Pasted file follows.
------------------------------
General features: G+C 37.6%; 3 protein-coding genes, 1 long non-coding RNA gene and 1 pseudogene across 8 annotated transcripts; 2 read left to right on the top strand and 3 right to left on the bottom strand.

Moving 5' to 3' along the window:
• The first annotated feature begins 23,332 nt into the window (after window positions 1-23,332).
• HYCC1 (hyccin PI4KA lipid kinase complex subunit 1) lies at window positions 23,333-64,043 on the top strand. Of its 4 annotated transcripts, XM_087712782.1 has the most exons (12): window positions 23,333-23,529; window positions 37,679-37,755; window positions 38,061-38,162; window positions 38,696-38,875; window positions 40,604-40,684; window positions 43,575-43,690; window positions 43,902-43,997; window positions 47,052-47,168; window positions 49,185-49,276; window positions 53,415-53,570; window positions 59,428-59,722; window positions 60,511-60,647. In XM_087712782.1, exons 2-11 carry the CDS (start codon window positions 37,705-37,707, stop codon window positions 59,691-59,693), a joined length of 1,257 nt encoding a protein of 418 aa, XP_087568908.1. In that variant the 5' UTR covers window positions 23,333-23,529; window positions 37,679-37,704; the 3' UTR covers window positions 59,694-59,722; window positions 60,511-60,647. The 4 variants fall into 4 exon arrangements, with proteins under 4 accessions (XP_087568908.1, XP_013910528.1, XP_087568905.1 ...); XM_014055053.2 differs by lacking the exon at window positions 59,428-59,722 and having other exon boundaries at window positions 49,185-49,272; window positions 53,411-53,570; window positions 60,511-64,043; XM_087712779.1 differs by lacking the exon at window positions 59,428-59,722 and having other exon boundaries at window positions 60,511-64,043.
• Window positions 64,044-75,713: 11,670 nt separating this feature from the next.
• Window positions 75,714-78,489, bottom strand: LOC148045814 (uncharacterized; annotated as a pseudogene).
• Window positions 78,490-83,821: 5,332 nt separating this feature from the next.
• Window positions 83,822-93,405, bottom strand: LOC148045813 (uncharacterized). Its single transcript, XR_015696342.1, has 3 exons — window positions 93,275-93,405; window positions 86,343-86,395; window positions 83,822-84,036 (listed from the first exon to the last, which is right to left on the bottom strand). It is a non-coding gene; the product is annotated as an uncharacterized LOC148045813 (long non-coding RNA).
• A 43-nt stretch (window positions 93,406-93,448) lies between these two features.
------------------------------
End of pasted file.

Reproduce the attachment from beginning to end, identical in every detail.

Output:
General features: G+C 37.6%; 3 protein-coding genes, 1 long non-coding RNA gene and 1 pseudogene across 8 annotated transcripts; 2 read left to right on the top strand and 3 right to left on the bottom strand.

Moving 5' to 3' along the window:
• The first annotated feature begins 23,332 nt into the window (after window positions 1-23,332).
• HYCC1 (hyccin PI4KA lipid kinase complex subunit 1) lies at window positions 23,333-64,043 on the top strand. Of its 4 annotated transcripts, XM_087712782.1 has the most exons (12): window positions 23,333-23,529; window positions 37,679-37,755; window positions 38,061-38,162; window positions 38,696-38,875; window positions 40,604-40,684; window positions 43,575-43,690; window positions 43,902-43,997; window positions 47,052-47,168; window positions 49,185-49,276; window positions 53,415-53,570; window positions 59,428-59,722; window positions 60,511-60,647. In XM_087712782.1, exons 2-11 carry the CDS (start codon window positions 37,705-37,707, stop codon window positions 59,691-59,693), a joined length of 1,257 nt encoding a protein of 418 aa, XP_087568908.1. In that variant the 5' UTR covers window positions 23,333-23,529; window positions 37,679-37,704; the 3' UTR covers window positions 59,694-59,722; window positions 60,511-60,647. The 4 variants fall into 4 exon arrangements, with proteins under 4 accessions (XP_087568908.1, XP_013910528.1, XP_087568905.1 ...); XM_014055053.2 differs by lacking the exon at window positions 59,428-59,722 and having other exon boundaries at window positions 49,185-49,272; window positions 53,411-53,570; window positions 60,511-64,043; XM_087712779.1 differs by lacking the exon at window positions 59,428-59,722 and having other exon boundaries at window positions 60,511-64,043.
• Window positions 64,044-75,713: 11,670 nt separating this feature from the next.
• Window positions 75,714-78,489, bottom strand: LOC148045814 (uncharacterized; annotated as a pseudogene).
• Window positions 78,490-83,821: 5,332 nt separating this feature from the next.
• Window positions 83,822-93,405, bottom strand: LOC148045813 (uncharacterized). Its single transcript, XR_015696342.1, has 3 exons — window positions 93,275-93,405; window positions 86,343-86,395; window positions 83,822-84,036 (listed from the first exon to the last, which is right to left on the bottom strand). It is a non-coding gene; the product is annotated as an uncharacterized LOC148045813 (long non-coding RNA).
• A 43-nt stretch (window positions 93,406-93,448) lies between these two features.